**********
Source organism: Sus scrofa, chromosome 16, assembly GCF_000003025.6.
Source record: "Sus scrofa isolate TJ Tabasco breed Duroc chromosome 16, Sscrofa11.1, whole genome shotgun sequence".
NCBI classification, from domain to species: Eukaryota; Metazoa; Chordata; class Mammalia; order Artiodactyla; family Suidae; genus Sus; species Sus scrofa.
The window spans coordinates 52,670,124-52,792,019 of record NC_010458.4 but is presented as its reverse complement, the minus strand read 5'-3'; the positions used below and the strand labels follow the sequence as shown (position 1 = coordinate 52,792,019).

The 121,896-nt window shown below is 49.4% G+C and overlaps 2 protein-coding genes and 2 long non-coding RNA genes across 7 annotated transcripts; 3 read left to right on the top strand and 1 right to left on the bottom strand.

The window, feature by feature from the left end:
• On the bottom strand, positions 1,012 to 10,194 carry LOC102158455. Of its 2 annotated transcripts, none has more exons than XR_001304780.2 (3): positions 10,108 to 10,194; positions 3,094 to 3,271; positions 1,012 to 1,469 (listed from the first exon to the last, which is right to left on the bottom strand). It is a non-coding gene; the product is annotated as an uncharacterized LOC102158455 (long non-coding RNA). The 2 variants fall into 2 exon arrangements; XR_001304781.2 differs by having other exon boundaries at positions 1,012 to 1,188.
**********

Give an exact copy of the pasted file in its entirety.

Source organism: Sus scrofa, chromosome 16, assembly GCF_000003025.6.
Source record: "Sus scrofa isolate TJ Tabasco breed Duroc chromosome 16, Sscrofa11.1, whole genome shotgun sequence".
NCBI classification, from domain to species: Eukaryota; Metazoa; Chordata; class Mammalia; order Artiodactyla; family Suidae; genus Sus; species Sus scrofa.
The window spans coordinates 52,670,124-52,792,019 of record NC_010458.4 but is presented as its reverse complement, the minus strand read 5'-3'; the positions used below and the strand labels follow the sequence as shown (position 1 = coordinate 52,792,019).

The 121,896-nt window shown below is 49.4% G+C and overlaps 2 protein-coding genes and 2 long non-coding RNA genes across 7 annotated transcripts; 3 read left to right on the top strand and 1 right to left on the bottom strand.

The window, feature by feature from the left end:
• On the bottom strand, positions 1,012 to 10,194 carry LOC102158455. Of its 2 annotated transcripts, none has more exons than XR_001304780.2 (3): positions 10,108 to 10,194; positions 3,094 to 3,271; positions 1,012 to 1,469 (listed from the first exon to the last, which is right to left on the bottom strand). It is a non-coding gene; the product is annotated as an uncharacterized LOC102158455 (long non-coding RNA). The 2 variants fall into 2 exon arrangements; XR_001304781.2 differs by having other exon boundaries at positions 1,012 to 1,188.